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  3. Now, here’s the key thing to understand I think about westco straussian ism i and this is makes sense if you think back to what I just said about Harry Jaffa and the Declaration, which is there read the founding, to places the declaration at the center of it, and and then they provide a very distinctive reading of the declaration. So it’s very declaration centric. Well, let me read something from it. This will be Have you flame cabinet? The declaration did not merely assert that the founders dislike British rule. And so we’re replacing it with something they like better. They wish to state a justification for their actions and for the government to wish it would give birth. That is both true and moral, moral because it is faithful to the truth about things. And this is, this is the key part. Such a justification could only be found in the precepts of nature, specifically human nature, accessible to the human mind, but not subject to the human will. Those precepts, whether understood as created by God or simply as eternal, are given that man did not bring into being and cannot change. Hence, the declaration speaks about the laws of nature, nature’s God, it appeals to both reason and Revelation is the foundation of the underlying truth of the documents claims, and therefore the legitimacy of the new nation. So well, you can see a few things going on there. One is, let me know if this makes sense. Okay, nature is treated as like a foundational belief, right? Like nature is a foundation that can be appealed to, by human reason. And so the idea of natural rights, the idea of consent of the governed, all that that’s laid out in the declaration as being kind of natural, you know, accessible to reason, nature, and nature’s God, all that it’s the thing that routes are moral arguments and debates. It’s non relativistic, there’s some standard that is timeless, that does not change with history, that does not shift over time. And so it’s a foundational concept. In that sense. It’s the building block of all moral disputes and arguments.

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  4. They said this, progressives believe there are only group rights that are constantly redefined and change with the times. Indeed, society has the power and obligation not only to define and grant new rights, but also to take old rights away as the country develops. Based on this false understanding of rights, the progressives designed a new system of government, instead of securing fundamental rights grounded in nature, government, operating under a new theory of the living Constitution should constantly evolve to secure evolving rights. In order to keep up with these changes, government would be brought more boy more by credential managers, who would direct society through rules and regulations, that mold to the currents of the times. So you can see in that passage, the germ of the idea of a bureaucratic state, right, the administrative state, the administrative state, yes, micromanaging people’s lives, disrespecting individual rights grounded in nature, to kind of impose on the American people. This both form of government and moral ends, which were repugnant to kind of the original constitutional system in the sense of the American people,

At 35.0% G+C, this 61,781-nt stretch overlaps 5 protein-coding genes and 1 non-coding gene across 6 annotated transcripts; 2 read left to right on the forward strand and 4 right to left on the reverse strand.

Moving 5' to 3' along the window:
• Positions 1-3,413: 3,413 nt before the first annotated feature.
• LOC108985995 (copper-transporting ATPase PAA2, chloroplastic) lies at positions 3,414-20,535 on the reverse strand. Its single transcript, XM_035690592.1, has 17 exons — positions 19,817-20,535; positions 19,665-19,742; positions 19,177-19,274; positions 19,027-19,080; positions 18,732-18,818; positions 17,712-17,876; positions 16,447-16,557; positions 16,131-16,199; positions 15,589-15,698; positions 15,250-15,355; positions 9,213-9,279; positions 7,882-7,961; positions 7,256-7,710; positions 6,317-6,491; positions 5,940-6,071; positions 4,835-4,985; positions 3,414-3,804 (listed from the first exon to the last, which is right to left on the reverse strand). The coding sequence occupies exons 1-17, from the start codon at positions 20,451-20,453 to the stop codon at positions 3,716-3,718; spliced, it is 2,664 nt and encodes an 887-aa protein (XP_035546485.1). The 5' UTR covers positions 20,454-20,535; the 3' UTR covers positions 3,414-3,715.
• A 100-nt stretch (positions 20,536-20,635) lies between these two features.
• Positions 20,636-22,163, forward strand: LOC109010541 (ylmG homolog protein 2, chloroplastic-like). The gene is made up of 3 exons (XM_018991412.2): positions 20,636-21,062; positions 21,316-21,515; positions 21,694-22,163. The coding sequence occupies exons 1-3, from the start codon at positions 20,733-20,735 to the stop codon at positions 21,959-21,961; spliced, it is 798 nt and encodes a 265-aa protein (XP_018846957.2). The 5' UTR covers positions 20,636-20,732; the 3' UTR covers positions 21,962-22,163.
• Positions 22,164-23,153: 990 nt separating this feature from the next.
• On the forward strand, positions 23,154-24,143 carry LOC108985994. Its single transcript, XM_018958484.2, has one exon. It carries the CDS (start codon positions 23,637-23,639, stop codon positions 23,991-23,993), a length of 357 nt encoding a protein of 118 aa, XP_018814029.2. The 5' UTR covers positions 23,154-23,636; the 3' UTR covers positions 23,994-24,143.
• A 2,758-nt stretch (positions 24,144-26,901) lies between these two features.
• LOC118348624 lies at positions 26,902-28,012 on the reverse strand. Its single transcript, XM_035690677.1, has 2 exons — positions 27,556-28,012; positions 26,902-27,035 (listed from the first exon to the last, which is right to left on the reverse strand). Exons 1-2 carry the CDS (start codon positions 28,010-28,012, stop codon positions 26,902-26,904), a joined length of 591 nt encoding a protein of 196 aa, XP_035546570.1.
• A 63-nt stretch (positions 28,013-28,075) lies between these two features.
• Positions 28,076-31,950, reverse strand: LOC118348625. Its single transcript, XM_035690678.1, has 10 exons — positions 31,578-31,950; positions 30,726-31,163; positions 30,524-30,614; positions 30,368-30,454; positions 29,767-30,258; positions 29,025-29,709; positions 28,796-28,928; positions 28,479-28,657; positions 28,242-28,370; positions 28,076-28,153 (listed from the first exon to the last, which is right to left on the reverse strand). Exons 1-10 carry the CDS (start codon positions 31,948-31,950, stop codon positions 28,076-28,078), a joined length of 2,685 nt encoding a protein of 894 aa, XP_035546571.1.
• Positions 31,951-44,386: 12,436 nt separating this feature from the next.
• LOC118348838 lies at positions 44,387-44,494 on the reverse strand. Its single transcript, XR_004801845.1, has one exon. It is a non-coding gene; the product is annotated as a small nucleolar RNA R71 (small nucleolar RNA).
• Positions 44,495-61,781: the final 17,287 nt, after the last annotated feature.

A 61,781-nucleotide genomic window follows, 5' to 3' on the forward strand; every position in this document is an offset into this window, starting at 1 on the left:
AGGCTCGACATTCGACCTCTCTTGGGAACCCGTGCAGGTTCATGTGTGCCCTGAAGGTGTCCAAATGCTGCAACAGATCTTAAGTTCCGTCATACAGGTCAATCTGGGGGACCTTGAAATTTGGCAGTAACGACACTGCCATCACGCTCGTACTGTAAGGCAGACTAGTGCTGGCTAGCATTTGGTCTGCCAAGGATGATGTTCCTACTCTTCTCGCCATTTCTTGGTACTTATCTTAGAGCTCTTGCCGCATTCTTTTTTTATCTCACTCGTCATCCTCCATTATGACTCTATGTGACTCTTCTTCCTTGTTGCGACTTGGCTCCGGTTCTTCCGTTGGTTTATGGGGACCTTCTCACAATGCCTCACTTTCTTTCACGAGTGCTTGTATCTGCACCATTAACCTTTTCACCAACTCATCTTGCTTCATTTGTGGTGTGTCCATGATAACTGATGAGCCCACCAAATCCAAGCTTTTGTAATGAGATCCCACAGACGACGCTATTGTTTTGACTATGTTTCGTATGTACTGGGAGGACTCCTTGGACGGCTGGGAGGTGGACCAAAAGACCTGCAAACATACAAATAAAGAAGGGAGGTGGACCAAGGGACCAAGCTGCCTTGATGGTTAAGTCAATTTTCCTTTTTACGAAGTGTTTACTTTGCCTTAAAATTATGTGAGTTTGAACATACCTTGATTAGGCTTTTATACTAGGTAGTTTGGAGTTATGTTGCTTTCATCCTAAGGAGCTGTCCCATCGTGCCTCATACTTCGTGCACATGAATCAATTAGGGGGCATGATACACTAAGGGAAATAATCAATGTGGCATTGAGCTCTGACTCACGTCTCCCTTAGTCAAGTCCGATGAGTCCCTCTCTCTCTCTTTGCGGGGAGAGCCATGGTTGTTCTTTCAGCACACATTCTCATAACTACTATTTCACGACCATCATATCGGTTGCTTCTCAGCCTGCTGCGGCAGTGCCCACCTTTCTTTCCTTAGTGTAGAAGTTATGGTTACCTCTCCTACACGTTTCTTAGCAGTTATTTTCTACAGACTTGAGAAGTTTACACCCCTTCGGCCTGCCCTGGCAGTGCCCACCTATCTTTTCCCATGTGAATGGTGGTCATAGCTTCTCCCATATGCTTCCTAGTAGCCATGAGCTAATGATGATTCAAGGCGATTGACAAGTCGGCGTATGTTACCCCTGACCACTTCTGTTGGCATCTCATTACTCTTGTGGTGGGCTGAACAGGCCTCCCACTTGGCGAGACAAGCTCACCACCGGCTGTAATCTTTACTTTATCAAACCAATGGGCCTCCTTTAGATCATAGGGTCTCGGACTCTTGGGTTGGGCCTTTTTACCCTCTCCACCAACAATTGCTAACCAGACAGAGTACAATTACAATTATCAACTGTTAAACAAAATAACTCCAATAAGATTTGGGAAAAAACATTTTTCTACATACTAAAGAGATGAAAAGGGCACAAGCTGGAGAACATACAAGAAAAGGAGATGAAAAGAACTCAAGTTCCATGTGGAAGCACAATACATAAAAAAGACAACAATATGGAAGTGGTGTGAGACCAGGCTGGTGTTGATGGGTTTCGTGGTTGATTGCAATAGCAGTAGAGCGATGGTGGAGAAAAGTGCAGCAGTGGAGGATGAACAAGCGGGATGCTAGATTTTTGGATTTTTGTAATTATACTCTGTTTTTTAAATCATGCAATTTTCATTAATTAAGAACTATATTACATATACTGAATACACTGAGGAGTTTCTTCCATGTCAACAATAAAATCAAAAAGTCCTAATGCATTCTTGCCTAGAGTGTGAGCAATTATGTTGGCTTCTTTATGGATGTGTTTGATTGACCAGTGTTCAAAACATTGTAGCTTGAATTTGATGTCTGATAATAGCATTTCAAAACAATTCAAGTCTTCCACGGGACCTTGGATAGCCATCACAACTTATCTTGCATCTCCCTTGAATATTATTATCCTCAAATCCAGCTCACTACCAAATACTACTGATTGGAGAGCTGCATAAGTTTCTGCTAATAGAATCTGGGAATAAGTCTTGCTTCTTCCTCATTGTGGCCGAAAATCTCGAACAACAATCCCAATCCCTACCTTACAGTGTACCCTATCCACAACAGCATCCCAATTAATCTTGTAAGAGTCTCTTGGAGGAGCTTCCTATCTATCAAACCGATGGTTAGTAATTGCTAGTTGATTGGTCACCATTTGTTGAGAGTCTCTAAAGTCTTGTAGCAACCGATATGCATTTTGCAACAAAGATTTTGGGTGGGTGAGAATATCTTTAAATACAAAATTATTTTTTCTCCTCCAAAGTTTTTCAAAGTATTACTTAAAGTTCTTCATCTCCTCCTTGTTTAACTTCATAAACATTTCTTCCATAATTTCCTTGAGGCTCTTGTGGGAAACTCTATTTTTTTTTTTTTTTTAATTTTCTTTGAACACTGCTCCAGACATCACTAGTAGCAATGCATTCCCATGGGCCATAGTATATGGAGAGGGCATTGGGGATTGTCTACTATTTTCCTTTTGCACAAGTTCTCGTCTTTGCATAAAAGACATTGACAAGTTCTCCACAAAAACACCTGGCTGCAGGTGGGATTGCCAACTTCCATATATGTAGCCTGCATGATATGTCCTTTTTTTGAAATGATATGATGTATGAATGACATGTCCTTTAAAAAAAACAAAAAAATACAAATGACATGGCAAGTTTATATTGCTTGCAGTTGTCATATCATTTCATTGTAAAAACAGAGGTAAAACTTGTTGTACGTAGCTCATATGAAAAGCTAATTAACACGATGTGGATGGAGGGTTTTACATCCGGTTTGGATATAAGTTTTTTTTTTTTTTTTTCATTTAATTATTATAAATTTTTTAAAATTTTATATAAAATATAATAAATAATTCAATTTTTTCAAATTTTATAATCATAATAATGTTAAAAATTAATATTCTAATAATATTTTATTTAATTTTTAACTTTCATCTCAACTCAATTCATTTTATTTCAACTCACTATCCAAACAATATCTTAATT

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  5. John C. Calhoun, is perhaps the leading forerunner of identity politics. It’s just, I mean, oh, my God. I mean, it’s really idiotic. But they say, by rejecting America’s common political identity that follows from the declarations principles, Calhoun argued that the American polity was not an actual community at all, but was reducible only to diverse majority minority groups. Calhoun saw these groups is more or less permanent, solely evolving products of their race, in particular historical circumstances. And they pitch Calhoun, which is not totally wrong, is a critic of kind of rational deliberation and political compromise, because it was all based in these, you know, group interests. And so, you know, the Calhoun kind of theory of interposition is that, you know, these groups, there should be checks on majority rule by minorities, including, like the states could check, you know, federal legislation, which means check, any kind of anti slavery move made by the national government. Yeah, right. But that emphasis on group interest, which, in the context of Calhoun, it just does not map on to identity politics at all, as we understand the term. But that is what they take from Calhoun and emphasis on group rights. So therefore, he is the progenitor of identity politics.